Welcome to Holland

“When you’re going to have a baby, it’s like planning a fabulous vacation trip – to Italy. You buy a bunch of guide books and make your wonderful plans.

The Coliseum. The Michelangelo David. The gondolas in Venice. You may learn some handy phrases in Italian.

It’s all very exciting.

After months of eager anticipation, the day finally arrives. You pack your bags and off you go.

Several hours later, the plane lands. The stewardess comes in and says, “Welcome to Holland.”

“Holland?!?” you say.

“What do you mean Holland?? I signed up for Italy!

I’m supposed to be in Italy. All my life I’ve dreamed of going to Italy.”

But there’s been a change in the flight plan.

They’ve landed in Holland and there you must stay.

The important thing is that they haven’t taken you to a horrible, disgusting, filthy place, full of pestilence, famine and disease.

It’s just a different place.

So you must go out and buy new guide books.

And you must learn a whole new language.

And you will meet a whole new group of people you would never have met.

It’s just a different place.

It’s slower-paced than Italy, less flashy than Italy.

But after you’ve been there for a while and you catch your breath, you look around…. and you begin to notice that Holland has windmills….and Holland has tulips.

Holland even has Rembrandts.

But everyone you know is busy coming and going from Italy… and they’re all bragging about what a wonderful time they had there.

And for the rest of your life, you will say “Yes, that’s where I was supposed to go. That’s what I had planned.”

And the pain of that will never, ever, ever, ever go away… because the loss of that dream is a very very significant loss.

But… if you spend your life mourning the fact that you didn’t get to Italy, you may never be free to enjoy the very special, the very lovely things … about Holland.”

Emily Perl Kingsley


Parents of Kids With Disabilities Fear for Sibling Relationships

The results reflect a desire amongst parents to find new ways of bridging gaps between siblings, bringing them closer together through participation.

Almost half (47%) of parents felt that more opportunities for participation would benefit their children physically, mentally and improve their relationships.

The survey, carried out online, polled over one hundred parents whose child had a disability, with the aim of gauging how families perceive participation in the home and how they would like to change it.

Family days out, playtime and play dates topped the list of activities in which parents wished their child could be more involved.

A huge majority (91%) of parents felt their child was isolated due to their disability.

An incredible 48% stating that their child missed out on something every single day.

These concerning figures demonstrate exactly why ‘special needs family participation’ needs to be addressed.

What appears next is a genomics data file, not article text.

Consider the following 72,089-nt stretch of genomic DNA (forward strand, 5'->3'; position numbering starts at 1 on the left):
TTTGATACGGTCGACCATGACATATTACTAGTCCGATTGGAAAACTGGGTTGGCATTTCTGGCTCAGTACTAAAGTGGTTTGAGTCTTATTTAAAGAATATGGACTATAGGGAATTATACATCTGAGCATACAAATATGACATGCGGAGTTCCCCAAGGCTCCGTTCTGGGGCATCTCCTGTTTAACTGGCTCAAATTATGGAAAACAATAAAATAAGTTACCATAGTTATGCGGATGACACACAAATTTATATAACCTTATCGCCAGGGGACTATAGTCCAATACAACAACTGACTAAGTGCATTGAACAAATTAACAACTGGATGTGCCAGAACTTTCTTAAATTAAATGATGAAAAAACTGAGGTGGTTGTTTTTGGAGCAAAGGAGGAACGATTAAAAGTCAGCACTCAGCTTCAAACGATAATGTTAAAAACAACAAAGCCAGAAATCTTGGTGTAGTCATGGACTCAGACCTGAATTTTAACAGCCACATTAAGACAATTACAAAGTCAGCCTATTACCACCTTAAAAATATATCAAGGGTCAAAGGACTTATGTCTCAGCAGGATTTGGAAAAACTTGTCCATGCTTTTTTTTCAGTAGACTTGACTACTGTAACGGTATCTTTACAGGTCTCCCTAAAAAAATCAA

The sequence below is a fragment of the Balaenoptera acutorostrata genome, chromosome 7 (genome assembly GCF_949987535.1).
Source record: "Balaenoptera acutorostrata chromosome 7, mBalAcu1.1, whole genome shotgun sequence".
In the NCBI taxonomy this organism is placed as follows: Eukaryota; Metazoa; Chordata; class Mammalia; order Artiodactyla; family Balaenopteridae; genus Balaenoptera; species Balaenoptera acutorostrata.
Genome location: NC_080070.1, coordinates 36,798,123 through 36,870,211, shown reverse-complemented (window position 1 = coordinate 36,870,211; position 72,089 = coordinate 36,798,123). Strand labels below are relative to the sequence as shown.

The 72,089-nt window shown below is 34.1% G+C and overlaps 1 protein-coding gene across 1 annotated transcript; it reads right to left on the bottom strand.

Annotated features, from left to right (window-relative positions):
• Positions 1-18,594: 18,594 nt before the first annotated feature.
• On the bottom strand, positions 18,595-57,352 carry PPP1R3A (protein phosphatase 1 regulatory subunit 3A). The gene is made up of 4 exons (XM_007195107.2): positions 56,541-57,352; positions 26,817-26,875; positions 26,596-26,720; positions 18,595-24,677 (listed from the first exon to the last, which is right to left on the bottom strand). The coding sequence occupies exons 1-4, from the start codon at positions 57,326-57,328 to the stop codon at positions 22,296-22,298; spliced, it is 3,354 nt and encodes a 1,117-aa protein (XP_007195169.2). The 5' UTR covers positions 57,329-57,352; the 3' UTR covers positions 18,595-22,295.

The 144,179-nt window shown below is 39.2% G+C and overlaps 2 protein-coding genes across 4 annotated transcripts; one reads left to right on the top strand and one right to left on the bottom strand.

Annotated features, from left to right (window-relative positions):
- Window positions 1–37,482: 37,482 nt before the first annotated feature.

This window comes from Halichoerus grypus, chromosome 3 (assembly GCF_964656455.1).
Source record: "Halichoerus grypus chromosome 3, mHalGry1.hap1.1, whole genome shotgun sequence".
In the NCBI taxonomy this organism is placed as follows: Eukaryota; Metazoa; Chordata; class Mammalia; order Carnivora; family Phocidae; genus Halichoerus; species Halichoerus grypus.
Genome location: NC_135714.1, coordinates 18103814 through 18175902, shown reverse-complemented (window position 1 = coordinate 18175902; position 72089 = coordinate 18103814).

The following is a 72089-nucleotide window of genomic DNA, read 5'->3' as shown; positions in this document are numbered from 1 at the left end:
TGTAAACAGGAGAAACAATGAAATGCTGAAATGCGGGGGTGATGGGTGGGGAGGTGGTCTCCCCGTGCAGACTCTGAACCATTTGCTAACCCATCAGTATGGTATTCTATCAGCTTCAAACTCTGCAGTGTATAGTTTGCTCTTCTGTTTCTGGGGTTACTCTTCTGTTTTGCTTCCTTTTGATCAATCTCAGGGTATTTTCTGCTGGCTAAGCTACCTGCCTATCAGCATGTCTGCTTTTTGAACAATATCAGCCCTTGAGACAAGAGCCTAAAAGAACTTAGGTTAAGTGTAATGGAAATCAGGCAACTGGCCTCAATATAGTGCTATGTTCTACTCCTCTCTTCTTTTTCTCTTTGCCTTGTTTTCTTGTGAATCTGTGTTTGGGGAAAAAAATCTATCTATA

They show us that parents have pressing worries over their child’s isolation, and remind us that participation and quality of life are an immediate need, rather than something to be aspired to in the future.

Many studies have already shown that participation, play and social engagement can all add significantly to benefits for children with disabilities.

These activities often enhance existing therapy programmes.

Let’s hope that this research can help highlight the importance of family participation and lead to more ways of making it possible.

Five Things Parents of Disabled Children Wish You Knew

So if you meet the parent of a child with special needs, here are some things to consider. They’re just based on experience and observation, but I’m guessing some parents out there will be able to relate.

1. My disabled child is still a child

Some people will look at a child and only see the disability (if they can recognise it). That’s a real shame, because what they’re not seeing is a beautiful child, one with the same sense of humour, mischief and fascination as any other child.

2. Nothing is “wrong with her”

Please don’t ask me that. Or what her diagnosis is. I appreciate your interest but, to be frank, it’s none of your business – I didn’t enquire about your medical issues.

Maybe just ask me her name. Better still, ask her.

3. I know you don’t know what to say, and that’s okay

It’s fine, I understand that you’re unsure. The best advice I can give is to imagine what you would normally say to a parent if you weren’t busy freaking out, then just say that.

4. I don’t wish she was different

I don’t spend my days wishing my child was different. If she was, she wouldn’t be my child. The one I know and adore, the one that makes me smile every day and makes me proud. Why would I wish for someone different?

Sure, I wish life was a little easier for both of us sometimes, just like everyone else, but I wouldn’t change my child.

5. I’m not brave, or stronger than anyone else

I get scared. I worry. I panic. I cry. Sometimes I feel like running away or that I can’t keep going.

On days like that I really need support or a kind ear. Don’t be afraid to offer help, it might just turn my day around.

8 Ways the 3D Printing Revolution Will Help Children with Disabilities